This week, the pork industry announced it is facing pork slaughter and pork processing worker shortages due to school closures related to the coronavirus pandemic. In response, advocacy group Food & Water Action is calling on the United States Department of Agriculture (USDA) to halt implementation of the controversial New Swine Inspection System (NSIS) which looks to privatize hog-slaughter inspection.
NSIS also removes caps on slaughter line speeds, making carcass inspection even more difficult. Pork plants have until March 30 to indicate intentions to switch to the new privatized inspection system.
In response, Wenonah Hauter, Executive Director of Food & Water Action issued the following statement:
“Our country is in crisis right now, and our elected officials should be doing everything in their power to minimize the damage stemming from the coronavirus pandemic. As food production demands increase due to restaurant and bar closures, food safety measures are more important than ever.
“There are no assurances that the pork industry can provide adequate staffing coverage to implement the New Swine Inspection System (NSIS). NSIS already puts public health, worker safety and animal welfare at risk so that the pork industry can run faster lines and inspect itself. It would be a disaster to move forward with implementing this new system in the midst of a pandemic.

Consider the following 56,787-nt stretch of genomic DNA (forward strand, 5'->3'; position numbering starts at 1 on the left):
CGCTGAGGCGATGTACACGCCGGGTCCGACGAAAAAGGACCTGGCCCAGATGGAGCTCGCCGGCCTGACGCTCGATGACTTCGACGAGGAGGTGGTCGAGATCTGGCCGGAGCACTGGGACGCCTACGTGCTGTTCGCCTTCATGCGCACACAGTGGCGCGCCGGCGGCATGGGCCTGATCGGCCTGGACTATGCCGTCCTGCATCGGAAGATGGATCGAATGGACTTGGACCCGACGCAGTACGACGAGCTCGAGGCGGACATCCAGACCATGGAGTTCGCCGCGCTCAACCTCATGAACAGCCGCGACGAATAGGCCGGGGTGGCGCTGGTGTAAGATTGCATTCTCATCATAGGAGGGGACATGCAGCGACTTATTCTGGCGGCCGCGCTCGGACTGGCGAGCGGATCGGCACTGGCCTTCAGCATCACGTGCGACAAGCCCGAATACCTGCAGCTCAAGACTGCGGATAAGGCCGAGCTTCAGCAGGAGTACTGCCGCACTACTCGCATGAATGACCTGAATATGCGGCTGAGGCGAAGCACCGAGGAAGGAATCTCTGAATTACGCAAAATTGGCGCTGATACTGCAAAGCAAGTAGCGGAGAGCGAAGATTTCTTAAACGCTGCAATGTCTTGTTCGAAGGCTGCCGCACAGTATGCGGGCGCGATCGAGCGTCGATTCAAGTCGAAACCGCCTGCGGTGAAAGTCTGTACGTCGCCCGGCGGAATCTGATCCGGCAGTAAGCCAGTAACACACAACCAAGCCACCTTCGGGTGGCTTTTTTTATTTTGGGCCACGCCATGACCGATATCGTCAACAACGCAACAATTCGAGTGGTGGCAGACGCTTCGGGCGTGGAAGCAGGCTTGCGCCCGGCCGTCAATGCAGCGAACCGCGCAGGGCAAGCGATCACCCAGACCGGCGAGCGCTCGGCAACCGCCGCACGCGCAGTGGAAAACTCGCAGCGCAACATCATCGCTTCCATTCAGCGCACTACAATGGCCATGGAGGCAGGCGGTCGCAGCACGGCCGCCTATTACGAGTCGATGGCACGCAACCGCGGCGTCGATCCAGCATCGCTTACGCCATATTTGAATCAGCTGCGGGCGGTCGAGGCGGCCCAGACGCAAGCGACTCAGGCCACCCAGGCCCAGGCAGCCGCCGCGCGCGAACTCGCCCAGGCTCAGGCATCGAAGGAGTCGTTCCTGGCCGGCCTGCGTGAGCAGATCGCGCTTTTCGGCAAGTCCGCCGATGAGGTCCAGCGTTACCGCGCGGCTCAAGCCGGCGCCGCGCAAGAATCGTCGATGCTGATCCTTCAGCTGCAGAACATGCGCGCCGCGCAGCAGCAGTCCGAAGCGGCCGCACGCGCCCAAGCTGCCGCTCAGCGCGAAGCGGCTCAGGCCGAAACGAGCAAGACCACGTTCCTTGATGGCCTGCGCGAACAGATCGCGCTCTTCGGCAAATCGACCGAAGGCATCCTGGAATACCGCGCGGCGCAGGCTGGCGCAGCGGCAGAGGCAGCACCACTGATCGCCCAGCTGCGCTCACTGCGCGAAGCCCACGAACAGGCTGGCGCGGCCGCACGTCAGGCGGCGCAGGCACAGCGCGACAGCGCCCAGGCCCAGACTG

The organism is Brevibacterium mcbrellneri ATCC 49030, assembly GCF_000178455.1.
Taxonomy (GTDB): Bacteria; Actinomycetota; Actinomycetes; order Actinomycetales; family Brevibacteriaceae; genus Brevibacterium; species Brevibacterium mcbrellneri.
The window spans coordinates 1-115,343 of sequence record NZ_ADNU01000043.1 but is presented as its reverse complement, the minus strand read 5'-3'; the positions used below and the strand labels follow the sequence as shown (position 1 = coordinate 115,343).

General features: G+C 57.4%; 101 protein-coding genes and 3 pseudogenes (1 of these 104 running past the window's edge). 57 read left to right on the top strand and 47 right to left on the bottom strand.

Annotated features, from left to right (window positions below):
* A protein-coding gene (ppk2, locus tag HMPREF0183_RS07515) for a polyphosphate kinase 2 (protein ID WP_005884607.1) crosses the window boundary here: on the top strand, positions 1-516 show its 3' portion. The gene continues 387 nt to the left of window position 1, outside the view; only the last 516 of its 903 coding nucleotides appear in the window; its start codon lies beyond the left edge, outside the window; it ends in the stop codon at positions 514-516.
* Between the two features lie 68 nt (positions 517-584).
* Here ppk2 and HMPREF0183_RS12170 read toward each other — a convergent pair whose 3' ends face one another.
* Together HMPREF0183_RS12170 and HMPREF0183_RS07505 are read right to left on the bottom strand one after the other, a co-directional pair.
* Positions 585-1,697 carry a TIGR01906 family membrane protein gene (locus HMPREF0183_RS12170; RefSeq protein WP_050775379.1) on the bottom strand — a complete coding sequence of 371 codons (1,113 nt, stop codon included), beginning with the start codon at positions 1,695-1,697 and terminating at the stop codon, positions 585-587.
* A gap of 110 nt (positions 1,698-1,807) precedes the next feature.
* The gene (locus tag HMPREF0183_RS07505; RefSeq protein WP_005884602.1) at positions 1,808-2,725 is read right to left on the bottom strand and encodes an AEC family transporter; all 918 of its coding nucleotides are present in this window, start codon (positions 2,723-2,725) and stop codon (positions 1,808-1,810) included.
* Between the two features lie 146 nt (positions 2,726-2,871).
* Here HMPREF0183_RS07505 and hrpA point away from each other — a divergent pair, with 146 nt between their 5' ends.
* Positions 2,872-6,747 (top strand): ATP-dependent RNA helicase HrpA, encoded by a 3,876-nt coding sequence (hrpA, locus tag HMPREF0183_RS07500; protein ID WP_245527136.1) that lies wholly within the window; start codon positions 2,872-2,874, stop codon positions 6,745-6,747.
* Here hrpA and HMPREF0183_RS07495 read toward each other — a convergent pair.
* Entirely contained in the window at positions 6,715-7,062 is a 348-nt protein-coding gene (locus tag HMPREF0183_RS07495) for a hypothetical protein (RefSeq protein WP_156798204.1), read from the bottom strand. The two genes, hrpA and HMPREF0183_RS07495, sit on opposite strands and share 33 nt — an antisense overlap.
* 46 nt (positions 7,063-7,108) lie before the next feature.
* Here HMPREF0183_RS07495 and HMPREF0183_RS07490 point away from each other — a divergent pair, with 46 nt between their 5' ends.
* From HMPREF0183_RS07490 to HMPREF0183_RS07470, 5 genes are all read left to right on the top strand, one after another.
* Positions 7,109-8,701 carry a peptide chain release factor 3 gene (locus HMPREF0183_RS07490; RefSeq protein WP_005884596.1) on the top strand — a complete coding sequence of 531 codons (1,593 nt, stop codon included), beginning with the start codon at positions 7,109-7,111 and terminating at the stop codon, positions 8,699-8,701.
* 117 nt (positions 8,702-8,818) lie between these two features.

“We call on USDA to stop implementation of this controversial inspection system and urge that slaughter line speeds be reduced in all slaughter facilities – pork, poultry, and beef -- where there is inadequate USDA inspection and plant employee staffing.”
Food & Water Watch has filed a lawsuit challenging the implementation of NSIS on food safety grounds because the new inspection system turns over critical food safety tasks over to plant employees who do not have to be trained. Plant staffing shortages would further weaken food safety safeguards.
USDA has refused to disclose the names of plants that have expressed an interest thus far to opt into the new system.